The Tele-rehabilitation Technological solutions were a part of home health services which were delivered by the company. As a part of cloud based HIPAA compliant network, the telemedicine unit consists of a portal to track health metrics and rehabilitation treatment plan and progress by the PT specialists as well as the Case Managers. The system included case briefing, consultation by specialists as well as providing physiotherapy sessions both by Home health therapists or via health workers such as PTAs within the vicinity of home environment at patient’s ease as schematically represented in Fig. no.1.

Figure 1: Set-up for in-home telerehabilitation: (A) Framework system; (B) dashboard Screen (C) Integrated loop with benefits

The participants were given a pre and post session modified TUQ and asked to reflect on their entire rehabilitation experience using the Telerehabilitation platform so as to get relevant information about telemedicine services including key events such as finding out they would receive services at home by videoconference, having the internet and videoconferencing equipment installed at home and receiving services by videoconference including dealing with technical issues. Following the same detailed interview was taken using the TAMS so as to identify key ideas which can affect usage of telerehabilitation. . Statistical tests was conducted  using SPSS for Pre-post differences evaluation. using paired  t-tests to assess factors associated with awareness, knowledge and perception. Significance was set a priori at p < 0.05. […]

Continue —> Preliminary Analysis of Perception, Knowledge and Attitude of Home Health Patients Using Tele Rehabilitation in Riyadh, Saudi Arabia

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[WEB PAGE] Pioneering rehabilitation app helps physios track patients’ progress and prescribe exercise videos

Ascenti PhysioNow image

Independent physiotherapy provider Ascenti has launched PhysioNow, a new exercise and rehabilitation app which aims to revolutionise the way musculoskeletal injury is treated by providing patients with physiotherapy services at the touch of a button.

PhysioNow supports users throughout their journey to recovery by providing 24/7 access to expert advice through digital triage, virtual consultations and tailored exercise programmes from approved Ascenti clinicians. Users can book appointments directly through the app and try out exercises in their own home, with access to guided videos that can be downloaded and viewed at any time.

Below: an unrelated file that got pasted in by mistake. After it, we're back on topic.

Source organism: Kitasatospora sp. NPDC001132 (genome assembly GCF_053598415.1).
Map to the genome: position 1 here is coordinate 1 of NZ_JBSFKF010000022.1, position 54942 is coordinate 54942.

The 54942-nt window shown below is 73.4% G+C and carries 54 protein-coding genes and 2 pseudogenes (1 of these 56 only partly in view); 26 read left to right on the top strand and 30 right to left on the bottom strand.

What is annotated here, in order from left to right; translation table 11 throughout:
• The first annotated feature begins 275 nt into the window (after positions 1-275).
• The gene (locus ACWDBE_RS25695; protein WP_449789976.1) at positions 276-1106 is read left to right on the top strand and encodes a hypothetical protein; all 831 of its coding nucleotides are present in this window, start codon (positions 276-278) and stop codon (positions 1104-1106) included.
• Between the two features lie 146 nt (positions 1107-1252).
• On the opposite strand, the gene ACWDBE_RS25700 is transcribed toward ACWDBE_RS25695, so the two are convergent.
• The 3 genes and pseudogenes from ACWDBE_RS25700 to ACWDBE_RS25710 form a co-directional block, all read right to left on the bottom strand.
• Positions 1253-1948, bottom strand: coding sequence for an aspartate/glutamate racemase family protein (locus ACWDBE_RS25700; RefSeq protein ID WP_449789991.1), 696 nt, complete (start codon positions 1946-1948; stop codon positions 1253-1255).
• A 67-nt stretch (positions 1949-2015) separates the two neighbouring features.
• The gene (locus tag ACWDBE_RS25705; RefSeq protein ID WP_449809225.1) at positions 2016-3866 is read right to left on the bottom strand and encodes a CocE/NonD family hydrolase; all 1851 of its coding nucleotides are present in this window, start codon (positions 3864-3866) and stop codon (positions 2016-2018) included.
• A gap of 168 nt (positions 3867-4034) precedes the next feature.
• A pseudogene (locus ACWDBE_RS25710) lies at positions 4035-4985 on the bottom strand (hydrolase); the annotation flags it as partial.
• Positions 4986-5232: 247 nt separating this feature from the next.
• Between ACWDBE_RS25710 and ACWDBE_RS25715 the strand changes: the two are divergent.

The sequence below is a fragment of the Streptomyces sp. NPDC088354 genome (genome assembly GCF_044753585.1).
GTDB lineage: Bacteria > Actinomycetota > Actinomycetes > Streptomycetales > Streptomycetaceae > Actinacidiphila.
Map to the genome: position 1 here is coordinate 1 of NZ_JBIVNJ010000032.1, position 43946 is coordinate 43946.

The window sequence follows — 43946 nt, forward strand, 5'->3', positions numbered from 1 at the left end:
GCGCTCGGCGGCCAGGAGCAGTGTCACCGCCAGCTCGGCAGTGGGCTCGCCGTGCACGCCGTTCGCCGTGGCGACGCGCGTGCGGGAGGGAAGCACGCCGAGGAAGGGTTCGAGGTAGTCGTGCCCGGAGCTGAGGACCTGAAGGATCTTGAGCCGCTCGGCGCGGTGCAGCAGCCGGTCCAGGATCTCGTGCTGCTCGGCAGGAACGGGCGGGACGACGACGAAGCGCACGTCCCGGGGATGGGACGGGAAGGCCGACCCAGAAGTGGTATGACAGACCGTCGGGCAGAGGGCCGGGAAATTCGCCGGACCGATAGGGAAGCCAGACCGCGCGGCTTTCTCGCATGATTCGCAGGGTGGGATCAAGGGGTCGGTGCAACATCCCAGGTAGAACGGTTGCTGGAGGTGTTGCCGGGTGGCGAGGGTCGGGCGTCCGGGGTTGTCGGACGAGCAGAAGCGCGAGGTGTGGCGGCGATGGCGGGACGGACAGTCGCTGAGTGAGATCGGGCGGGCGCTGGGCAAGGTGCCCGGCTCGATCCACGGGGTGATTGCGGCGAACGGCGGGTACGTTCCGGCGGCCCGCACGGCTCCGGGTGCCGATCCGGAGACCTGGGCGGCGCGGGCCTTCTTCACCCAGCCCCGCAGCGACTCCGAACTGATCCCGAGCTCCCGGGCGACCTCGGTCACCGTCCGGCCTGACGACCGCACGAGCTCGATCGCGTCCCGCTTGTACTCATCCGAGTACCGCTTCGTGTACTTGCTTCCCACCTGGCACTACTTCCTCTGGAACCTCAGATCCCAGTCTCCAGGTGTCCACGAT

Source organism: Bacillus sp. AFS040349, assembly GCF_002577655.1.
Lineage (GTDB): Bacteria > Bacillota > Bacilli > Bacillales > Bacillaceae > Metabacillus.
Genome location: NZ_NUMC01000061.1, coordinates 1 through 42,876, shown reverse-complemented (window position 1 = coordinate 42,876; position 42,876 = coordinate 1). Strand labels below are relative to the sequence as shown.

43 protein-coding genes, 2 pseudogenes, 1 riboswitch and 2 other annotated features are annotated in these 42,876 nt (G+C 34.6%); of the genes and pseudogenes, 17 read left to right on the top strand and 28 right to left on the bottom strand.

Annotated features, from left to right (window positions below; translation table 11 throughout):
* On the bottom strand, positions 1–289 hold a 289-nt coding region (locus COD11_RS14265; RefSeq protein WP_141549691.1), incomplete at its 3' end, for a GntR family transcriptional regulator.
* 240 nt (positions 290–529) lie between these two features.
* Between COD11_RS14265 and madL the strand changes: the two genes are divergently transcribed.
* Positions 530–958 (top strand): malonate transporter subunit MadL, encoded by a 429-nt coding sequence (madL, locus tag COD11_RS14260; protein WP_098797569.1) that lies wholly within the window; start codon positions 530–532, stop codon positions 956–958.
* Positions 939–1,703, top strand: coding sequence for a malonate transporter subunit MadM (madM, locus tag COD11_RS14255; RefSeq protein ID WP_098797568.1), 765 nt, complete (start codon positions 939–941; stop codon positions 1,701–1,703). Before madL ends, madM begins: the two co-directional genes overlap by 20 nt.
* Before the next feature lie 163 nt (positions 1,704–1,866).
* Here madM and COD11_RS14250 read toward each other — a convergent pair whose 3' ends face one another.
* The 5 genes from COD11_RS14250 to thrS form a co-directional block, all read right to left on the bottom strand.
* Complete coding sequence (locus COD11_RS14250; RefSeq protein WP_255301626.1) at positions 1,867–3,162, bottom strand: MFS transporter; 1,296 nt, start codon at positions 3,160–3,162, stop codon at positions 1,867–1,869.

A fully integrated digital care solution, the app will benefit patients by allowing them to track their own progress and compliance with their rehabilitation programme, improve their knowledge and empowerment through education and self-management advice, and increase their confidence knowing they are following the correct exercise prescription.

PhysioNow is fully integrated with Ascenti’s bespoke patient workflow system. This means that physiotherapists can prescribe video exercises, track patient progress and adjust according to real-time patient feedback, all within the same system that supports them in all other aspects of their daily role (from writing treatment notes to accessing clinical dairies).

For patients, this means a digitally enhanced and hassle-free journey, whether their treatment is face-to-face or virtual.

Currently, a third of all musculoskeletal referrals Ascenti receives come from patients suffering with back pain. PhysioNow will enable enhanced clinical outcomes and more cost-effective care, including for common conditions such as back pain.

A beta test version of the app launched earlier this year and has been used by 1,400 patients, with 93 percent of users endorsing the app and saying that they would recommend it to friends and family.

The PhysioNow app is available to all Ascenti patients and will be accessible when they book their first physio appointment.

Additionally, the app will be available to download from the App Store for Apple iOS users and the Play Store for android devices. There will also be a web-based service that people can use at physionow.ascenti.co.uk

Stephanie Dobrikova, CEO at Ascenti, commented: “The launch of PhysioNow makes Ascenti the market leader when it comes to the provision of digitally-enabled physiotherapy and musculoskeletal (MSK) services.

“In today’s healthcare industry we are seeing more and more technological advances that are transforming patient care – improving the experience of clinicians and service users alike.

“Our Digital Health Strategy has placed us at the forefront of these advancements and our mission is to keep bringing the very best digitally enabled services to our patients and partners.”

Ascenti is a provider of physiotherapy and associated services in the UK and is a trusted partner to more than 20 NHS Clinical Commissioning Groups and 400 private businesses across the UK.

The company has over 300 highly trained clinicians delivering upwards of 52,000 treatment sessions every month.

via Pioneering rehabilitation app helps physios track patients’ progress and prescribe exercise videos – AT Today

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[Abstract + References] Virtual Reality Game Development Using Accelerometers for Post-stroke Rehabilitation – Conference paper

Abstract